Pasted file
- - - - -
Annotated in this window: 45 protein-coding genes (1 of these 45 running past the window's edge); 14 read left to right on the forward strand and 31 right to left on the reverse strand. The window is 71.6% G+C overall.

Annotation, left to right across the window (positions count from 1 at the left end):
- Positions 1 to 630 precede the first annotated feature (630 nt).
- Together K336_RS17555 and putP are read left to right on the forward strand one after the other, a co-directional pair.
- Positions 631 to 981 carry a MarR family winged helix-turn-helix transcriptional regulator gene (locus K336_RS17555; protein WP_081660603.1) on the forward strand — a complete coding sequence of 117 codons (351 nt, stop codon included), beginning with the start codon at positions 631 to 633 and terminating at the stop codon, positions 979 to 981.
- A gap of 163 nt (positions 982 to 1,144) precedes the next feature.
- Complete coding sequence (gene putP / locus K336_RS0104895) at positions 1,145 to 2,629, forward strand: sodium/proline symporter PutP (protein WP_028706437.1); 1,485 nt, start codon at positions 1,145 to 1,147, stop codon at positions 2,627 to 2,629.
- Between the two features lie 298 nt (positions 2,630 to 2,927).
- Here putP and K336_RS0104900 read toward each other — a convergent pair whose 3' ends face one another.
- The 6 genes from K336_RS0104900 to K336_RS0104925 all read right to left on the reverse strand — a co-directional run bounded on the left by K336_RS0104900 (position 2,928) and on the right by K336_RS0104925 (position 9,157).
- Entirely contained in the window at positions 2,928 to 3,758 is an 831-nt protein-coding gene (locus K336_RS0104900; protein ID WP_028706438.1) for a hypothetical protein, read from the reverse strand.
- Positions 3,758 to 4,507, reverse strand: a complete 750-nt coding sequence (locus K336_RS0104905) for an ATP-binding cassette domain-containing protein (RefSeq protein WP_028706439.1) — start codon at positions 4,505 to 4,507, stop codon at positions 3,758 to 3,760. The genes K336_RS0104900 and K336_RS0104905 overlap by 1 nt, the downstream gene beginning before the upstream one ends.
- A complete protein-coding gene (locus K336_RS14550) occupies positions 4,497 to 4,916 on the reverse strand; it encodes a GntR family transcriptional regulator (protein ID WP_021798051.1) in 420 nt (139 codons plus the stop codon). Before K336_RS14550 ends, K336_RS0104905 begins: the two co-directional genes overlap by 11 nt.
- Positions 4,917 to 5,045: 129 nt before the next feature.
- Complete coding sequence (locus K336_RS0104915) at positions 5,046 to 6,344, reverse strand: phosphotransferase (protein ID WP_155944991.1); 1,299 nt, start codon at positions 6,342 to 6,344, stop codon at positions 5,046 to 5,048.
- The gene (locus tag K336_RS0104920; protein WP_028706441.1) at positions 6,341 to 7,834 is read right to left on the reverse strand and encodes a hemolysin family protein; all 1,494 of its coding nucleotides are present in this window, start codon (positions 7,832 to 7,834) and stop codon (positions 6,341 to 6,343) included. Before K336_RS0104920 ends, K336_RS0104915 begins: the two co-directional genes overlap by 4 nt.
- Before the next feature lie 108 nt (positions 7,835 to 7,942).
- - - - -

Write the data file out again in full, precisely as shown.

Annotated in this window: 45 protein-coding genes (1 of these 45 running past the window's edge); 14 read left to right on the forward strand and 31 right to left on the reverse strand. The window is 71.6% G+C overall.

Annotation, left to right across the window (positions count from 1 at the left end):
- Positions 1 to 630 precede the first annotated feature (630 nt).
- Together K336_RS17555 and putP are read left to right on the forward strand one after the other, a co-directional pair.
- Positions 631 to 981 carry a MarR family winged helix-turn-helix transcriptional regulator gene (locus K336_RS17555; protein WP_081660603.1) on the forward strand — a complete coding sequence of 117 codons (351 nt, stop codon included), beginning with the start codon at positions 631 to 633 and terminating at the stop codon, positions 979 to 981.
- A gap of 163 nt (positions 982 to 1,144) precedes the next feature.
- Complete coding sequence (gene putP / locus K336_RS0104895) at positions 1,145 to 2,629, forward strand: sodium/proline symporter PutP (protein WP_028706437.1); 1,485 nt, start codon at positions 1,145 to 1,147, stop codon at positions 2,627 to 2,629.
- Between the two features lie 298 nt (positions 2,630 to 2,927).
- Here putP and K336_RS0104900 read toward each other — a convergent pair whose 3' ends face one another.
- The 6 genes from K336_RS0104900 to K336_RS0104925 all read right to left on the reverse strand — a co-directional run bounded on the left by K336_RS0104900 (position 2,928) and on the right by K336_RS0104925 (position 9,157).
- Entirely contained in the window at positions 2,928 to 3,758 is an 831-nt protein-coding gene (locus K336_RS0104900; protein ID WP_028706438.1) for a hypothetical protein, read from the reverse strand.
- Positions 3,758 to 4,507, reverse strand: a complete 750-nt coding sequence (locus K336_RS0104905) for an ATP-binding cassette domain-containing protein (RefSeq protein WP_028706439.1) — start codon at positions 4,505 to 4,507, stop codon at positions 3,758 to 3,760. The genes K336_RS0104900 and K336_RS0104905 overlap by 1 nt, the downstream gene beginning before the upstream one ends.
- A complete protein-coding gene (locus K336_RS14550) occupies positions 4,497 to 4,916 on the reverse strand; it encodes a GntR family transcriptional regulator (protein ID WP_021798051.1) in 420 nt (139 codons plus the stop codon). Before K336_RS14550 ends, K336_RS0104905 begins: the two co-directional genes overlap by 11 nt.
- Positions 4,917 to 5,045: 129 nt before the next feature.
- Complete coding sequence (locus K336_RS0104915) at positions 5,046 to 6,344, reverse strand: phosphotransferase (protein ID WP_155944991.1); 1,299 nt, start codon at positions 6,342 to 6,344, stop codon at positions 5,046 to 5,048.
- The gene (locus tag K336_RS0104920; protein WP_028706441.1) at positions 6,341 to 7,834 is read right to left on the reverse strand and encodes a hemolysin family protein; all 1,494 of its coding nucleotides are present in this window, start codon (positions 7,832 to 7,834) and stop codon (positions 6,341 to 6,343) included. Before K336_RS0104920 ends, K336_RS0104915 begins: the two co-directional genes overlap by 4 nt.
- Before the next feature lie 108 nt (positions 7,835 to 7,942).